NEWS18 March 2022

Research must help marketers embrace behavioural science

Behavioural science Impact 2022 News UK

UK – The market research industry should “kill” some traditional forms of research and more work needs to be done to help marketers understand and appreciate behavioural science, the Market Research Society’s Impact 2022 conference has heard.

Neuromania panel

The comments were taken from a panel session featuring Tas Tasgal, trainer, brand and communications strategist and author, Shane Hanson, head of insight and innovation, personal care, at Panasonic Europe, and Caroline Whitehill, co-founder at Acacia Avenue. David Penn, chief executive and founder at Conquest, chaired the session.

Whitehill said that behavioural economics could help “rationalise some of the etherealness of creativity” and needed to be used to their full advantage, at the expense of more traditional versions of market research.

“There is a lot of conventional research that should be left behind – it is not fit for purpose, based on what we know,” she said.

“Let’s kill off the focus groups as the first early intervention – that is not going to get us the best outcomes for what we want. There needs to be a bit of a radical overhaul.”

She said that many research briefs only acknowledged behavioural techniques or System One thinking – the impulsive, automatic and unthinking part of human reaction.

“It is lip service, and there is a lot that can be done, which is within our grasp, that could re-orientate things,” Whitehill said.

She added that promoting System One was “not about persuasion or education, it is engagement and show not tell”. Whitehill said, however, that these skills were not in researchers’ DNA in the same way they are for salespeople.

Tasgal said that behavioural economics had revolutionised market research, and had provided a more comprehensive and uniform way of looking at how consumers interact with products.

“There was a very traditional way of looking at how human beings, or consumers as they were sometimes called, behaved,” he said. “It is incredibly powerful and liberating to hear about System One and found it was validating what a lot of us in the planning, communications, research and creatives had always thought was the case.”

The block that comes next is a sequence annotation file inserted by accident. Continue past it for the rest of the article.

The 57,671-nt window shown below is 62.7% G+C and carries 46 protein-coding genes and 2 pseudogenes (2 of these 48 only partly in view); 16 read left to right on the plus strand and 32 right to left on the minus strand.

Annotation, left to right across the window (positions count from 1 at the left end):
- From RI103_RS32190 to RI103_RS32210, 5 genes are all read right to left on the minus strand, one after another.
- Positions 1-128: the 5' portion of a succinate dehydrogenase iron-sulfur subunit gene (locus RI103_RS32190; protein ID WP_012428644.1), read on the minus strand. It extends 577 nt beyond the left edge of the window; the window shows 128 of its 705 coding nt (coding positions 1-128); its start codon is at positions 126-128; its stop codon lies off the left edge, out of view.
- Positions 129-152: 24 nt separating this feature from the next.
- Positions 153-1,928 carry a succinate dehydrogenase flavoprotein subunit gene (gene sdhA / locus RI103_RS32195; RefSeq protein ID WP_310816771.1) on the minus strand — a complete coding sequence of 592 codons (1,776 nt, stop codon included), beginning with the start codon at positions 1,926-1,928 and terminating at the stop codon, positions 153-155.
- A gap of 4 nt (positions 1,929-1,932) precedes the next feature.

However, Tasgal said that the way behavioural economics and System One was explained to non-researchers needed to be enhanced.

“We need to frame it in such a way that customers, users and buyers of research, and buyers of insight, can understand the value of behavioural economics,” he said.

“Do you want to understand how human beings respond to your brand? Do you understand that delivering a barrage of facts will not change people’s behaviour? Do you understand the power of framing?”

Hanson said that there was a problem in communicating the benefits of behavioural science to non-researchers.

“System One is far away from where it should be in the daily lingo of my marketing counterparts, and forget management,” she said. “We are not there yet.

“There’s a lack of understanding of the value that this type of methodology gives the business. If they understood the value, they would be there. But they are a million miles away from embracing neuro methods.”

Hanson said the industry needed to help people understand what market research brings to marketing and “educate marketers to understand the immense potential of going beyond the traditional ways of market research”.

She added that this included identifying the right people in the higher levels of management to engage with and “build that equity of what market research can bring to marketing in the long run”. 


2 years ago

This is exactly what KHWS have been doing for the last 5 years - our proprietary research methodology developed in partnership with Durham University Business school- identifies the brand specific System One unconscious cues that consumers look for the inform their purchase behaviour.

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2 years ago | 1 like

I wholeheartedly applaud the MRS for finally starting to acknowledge the inevitable. Not only has my company (and its clients) been mindful of this for the last seventeen years, I wrote a book on the subject in 2010 (Consumer.ology). I was interviewed at the time of publication ( and the general defence was that researchers were aware of the limitations of their tools: if that were true I think I'd respect the people who use such techniques even less, but I'm fairly sure it wasn't then, now I'm not so certain.

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